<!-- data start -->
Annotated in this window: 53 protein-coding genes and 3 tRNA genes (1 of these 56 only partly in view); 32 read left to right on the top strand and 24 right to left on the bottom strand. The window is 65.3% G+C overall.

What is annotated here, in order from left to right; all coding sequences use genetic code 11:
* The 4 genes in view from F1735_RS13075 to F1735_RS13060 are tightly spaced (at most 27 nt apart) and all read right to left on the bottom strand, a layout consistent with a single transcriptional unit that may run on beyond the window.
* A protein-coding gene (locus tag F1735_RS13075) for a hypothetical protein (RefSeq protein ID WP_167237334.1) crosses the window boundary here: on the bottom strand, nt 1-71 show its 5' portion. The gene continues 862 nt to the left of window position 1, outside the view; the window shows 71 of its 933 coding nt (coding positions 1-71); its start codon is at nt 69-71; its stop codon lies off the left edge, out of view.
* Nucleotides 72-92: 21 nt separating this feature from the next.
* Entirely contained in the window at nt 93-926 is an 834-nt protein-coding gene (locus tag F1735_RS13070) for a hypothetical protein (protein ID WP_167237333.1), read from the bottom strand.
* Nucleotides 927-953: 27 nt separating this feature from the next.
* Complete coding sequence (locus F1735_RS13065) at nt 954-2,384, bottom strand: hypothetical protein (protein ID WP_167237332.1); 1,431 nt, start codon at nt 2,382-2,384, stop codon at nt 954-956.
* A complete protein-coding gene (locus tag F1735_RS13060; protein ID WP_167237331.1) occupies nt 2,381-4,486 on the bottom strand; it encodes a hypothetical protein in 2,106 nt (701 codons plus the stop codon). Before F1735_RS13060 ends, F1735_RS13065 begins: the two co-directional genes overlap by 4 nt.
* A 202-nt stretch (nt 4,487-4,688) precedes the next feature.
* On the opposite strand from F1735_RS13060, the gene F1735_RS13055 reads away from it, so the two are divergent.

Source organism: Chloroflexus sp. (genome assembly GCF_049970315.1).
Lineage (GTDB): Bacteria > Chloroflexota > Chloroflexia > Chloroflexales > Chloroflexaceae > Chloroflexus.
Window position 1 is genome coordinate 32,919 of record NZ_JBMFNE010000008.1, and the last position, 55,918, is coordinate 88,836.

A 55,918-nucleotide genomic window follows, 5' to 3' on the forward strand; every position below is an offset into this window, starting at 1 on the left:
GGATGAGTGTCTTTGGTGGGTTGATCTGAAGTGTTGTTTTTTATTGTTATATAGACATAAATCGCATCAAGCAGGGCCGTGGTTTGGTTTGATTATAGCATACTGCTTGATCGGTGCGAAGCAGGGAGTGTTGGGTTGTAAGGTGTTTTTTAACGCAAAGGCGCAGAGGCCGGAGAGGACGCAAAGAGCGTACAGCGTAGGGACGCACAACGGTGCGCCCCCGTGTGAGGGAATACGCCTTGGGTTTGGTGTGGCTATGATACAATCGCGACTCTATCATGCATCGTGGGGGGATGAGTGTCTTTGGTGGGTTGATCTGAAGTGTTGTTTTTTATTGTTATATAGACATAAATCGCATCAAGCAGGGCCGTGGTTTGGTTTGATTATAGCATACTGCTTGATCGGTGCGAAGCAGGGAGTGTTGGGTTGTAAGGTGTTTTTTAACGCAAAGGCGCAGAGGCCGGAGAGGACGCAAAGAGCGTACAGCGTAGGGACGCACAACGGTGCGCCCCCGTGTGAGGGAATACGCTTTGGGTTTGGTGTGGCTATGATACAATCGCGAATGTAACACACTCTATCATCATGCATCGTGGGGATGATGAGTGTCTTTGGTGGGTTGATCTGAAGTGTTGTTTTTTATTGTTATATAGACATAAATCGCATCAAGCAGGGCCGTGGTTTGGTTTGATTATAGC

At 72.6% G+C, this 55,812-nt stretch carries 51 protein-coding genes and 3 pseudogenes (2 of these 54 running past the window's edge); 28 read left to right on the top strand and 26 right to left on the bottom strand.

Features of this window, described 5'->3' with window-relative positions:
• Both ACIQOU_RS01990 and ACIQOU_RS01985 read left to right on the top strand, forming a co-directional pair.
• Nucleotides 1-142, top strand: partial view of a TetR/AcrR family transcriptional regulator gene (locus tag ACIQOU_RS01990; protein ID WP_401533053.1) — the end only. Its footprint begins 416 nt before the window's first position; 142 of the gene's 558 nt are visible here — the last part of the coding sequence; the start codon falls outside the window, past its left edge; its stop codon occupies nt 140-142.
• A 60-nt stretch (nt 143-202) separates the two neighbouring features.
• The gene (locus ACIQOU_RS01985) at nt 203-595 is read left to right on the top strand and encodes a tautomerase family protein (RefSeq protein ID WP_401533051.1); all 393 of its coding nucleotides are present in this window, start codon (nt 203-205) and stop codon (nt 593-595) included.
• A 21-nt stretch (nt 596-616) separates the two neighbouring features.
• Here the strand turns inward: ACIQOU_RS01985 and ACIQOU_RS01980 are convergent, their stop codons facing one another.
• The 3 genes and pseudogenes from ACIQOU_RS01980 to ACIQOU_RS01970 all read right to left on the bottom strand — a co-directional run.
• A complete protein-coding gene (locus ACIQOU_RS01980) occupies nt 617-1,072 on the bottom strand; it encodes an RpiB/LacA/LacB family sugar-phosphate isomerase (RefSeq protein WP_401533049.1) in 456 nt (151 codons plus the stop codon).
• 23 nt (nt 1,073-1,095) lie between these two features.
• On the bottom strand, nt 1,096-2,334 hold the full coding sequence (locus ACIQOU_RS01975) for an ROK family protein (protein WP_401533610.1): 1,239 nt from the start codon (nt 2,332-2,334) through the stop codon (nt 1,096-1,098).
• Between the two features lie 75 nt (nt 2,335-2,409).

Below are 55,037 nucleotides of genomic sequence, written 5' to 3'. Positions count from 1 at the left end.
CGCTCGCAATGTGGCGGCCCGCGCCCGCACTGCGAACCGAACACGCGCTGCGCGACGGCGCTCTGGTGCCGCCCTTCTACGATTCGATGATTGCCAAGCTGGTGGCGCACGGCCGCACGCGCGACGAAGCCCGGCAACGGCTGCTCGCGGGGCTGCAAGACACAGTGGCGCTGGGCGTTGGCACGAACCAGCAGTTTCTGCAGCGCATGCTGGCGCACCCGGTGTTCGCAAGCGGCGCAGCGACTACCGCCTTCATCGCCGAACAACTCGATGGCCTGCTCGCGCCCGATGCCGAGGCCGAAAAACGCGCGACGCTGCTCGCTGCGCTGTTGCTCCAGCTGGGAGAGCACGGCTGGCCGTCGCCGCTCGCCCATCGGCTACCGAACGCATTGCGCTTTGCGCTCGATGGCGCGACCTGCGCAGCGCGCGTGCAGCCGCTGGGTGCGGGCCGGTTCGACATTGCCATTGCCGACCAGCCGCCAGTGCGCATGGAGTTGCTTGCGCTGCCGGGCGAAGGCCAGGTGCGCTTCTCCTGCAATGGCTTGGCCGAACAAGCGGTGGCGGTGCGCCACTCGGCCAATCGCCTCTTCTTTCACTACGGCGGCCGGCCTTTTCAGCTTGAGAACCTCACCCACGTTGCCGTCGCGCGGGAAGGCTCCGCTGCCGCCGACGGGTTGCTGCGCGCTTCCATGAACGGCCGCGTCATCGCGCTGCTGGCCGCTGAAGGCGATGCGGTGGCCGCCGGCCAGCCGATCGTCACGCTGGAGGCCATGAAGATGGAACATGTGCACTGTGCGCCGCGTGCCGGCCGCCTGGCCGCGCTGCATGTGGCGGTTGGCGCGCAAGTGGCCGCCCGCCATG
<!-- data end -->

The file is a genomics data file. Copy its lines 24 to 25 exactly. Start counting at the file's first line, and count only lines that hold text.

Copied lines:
• Here the strand turns inward: ACIQOU_RS01985 and ACIQOU_RS01980 are convergent, their stop codons facing one another.
• The 3 genes and pseudogenes from ACIQOU_RS01980 to ACIQOU_RS01970 all read right to left on the bottom strand — a co-directional run.